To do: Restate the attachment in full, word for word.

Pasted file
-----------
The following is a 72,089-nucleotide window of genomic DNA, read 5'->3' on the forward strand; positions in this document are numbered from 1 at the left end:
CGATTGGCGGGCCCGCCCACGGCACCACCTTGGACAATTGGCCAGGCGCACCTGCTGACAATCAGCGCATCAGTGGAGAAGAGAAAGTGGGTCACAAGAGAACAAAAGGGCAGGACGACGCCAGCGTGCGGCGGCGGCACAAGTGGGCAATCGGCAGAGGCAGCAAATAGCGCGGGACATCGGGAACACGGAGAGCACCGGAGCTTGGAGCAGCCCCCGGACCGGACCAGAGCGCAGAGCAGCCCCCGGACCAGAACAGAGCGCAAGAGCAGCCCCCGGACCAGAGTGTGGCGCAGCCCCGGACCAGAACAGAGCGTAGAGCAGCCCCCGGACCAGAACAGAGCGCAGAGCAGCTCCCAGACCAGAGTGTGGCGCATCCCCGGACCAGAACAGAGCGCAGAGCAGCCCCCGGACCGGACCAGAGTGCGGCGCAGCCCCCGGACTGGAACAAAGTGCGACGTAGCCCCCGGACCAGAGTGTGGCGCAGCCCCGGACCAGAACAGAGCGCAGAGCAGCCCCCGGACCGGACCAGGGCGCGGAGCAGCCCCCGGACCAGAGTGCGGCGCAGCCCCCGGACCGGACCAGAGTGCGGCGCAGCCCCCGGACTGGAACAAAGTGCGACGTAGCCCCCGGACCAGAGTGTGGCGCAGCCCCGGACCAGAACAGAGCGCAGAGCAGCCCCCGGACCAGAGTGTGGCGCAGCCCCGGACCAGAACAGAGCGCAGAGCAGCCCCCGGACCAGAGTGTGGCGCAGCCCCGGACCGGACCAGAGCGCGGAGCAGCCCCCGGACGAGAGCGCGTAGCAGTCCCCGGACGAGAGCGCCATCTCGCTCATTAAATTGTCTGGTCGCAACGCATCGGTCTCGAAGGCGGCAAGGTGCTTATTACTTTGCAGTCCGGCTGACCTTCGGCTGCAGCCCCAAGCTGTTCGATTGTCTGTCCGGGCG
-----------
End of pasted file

The following is a 72,089-nucleotide window of genomic DNA, read 5'->3' on the forward strand; positions in this document are numbered from 1 at the left end:
CGATTGGCGGGCCCGCCCACGGCACCACCTTGGACAATTGGCCAGGCGCACCTGCTGACAATCAGCGCATCAGTGGAGAAGAGAAAGTGGGTCACAAGAGAACAAAAGGGCAGGACGACGCCAGCGTGCGGCGGCGGCACAAGTGGGCAATCGGCAGAGGCAGCAAATAGCGCGGGACATCGGGAACACGGAGAGCACCGGAGCTTGGAGCAGCCCCCGGACCGGACCAGAGCGCAGAGCAGCCCCCGGACCAGAACAGAGCGCAAGAGCAGCCCCCGGACCAGAGTGTGGCGCAGCCCCGGACCAGAACAGAGCGTAGAGCAGCCCCCGGACCAGAACAGAGCGCAGAGCAGCTCCCAGACCAGAGTGTGGCGCATCCCCGGACCAGAACAGAGCGCAGAGCAGCCCCCGGACCGGACCAGAGTGCGGCGCAGCCCCCGGACTGGAACAAAGTGCGACGTAGCCCCCGGACCAGAGTGTGGCGCAGCCCCGGACCAGAACAGAGCGCAGAGCAGCCCCCGGACCGGACCAGGGCGCGGAGCAGCCCCCGGACCAGAGTGCGGCGCAGCCCCCGGACCGGACCAGAGTGCGGCGCAGCCCCCGGACTGGAACAAAGTGCGACGTAGCCCCCGGACCAGAGTGTGGCGCAGCCCCGGACCAGAACAGAGCGCAGAGCAGCCCCCGGACCAGAGTGTGGCGCAGCCCCGGACCAGAACAGAGCGCAGAGCAGCCCCCGGACCAGAGTGTGGCGCAGCCCCGGACCGGACCAGAGCGCGGAGCAGCCCCCGGACGAGAGCGCGTAGCAGTCCCCGGACGAGAGCGCCATCTCGCTCATTAAATTGTCTGGTCGCAACGCATCGGTCTCGAAGGCGGCAAGGTGCTTATTACTTTGCAGTCCGGCTGACCTTCGGCTGCAGCCCCAAGCTGTTCGATTGTCTGTCCGGGCG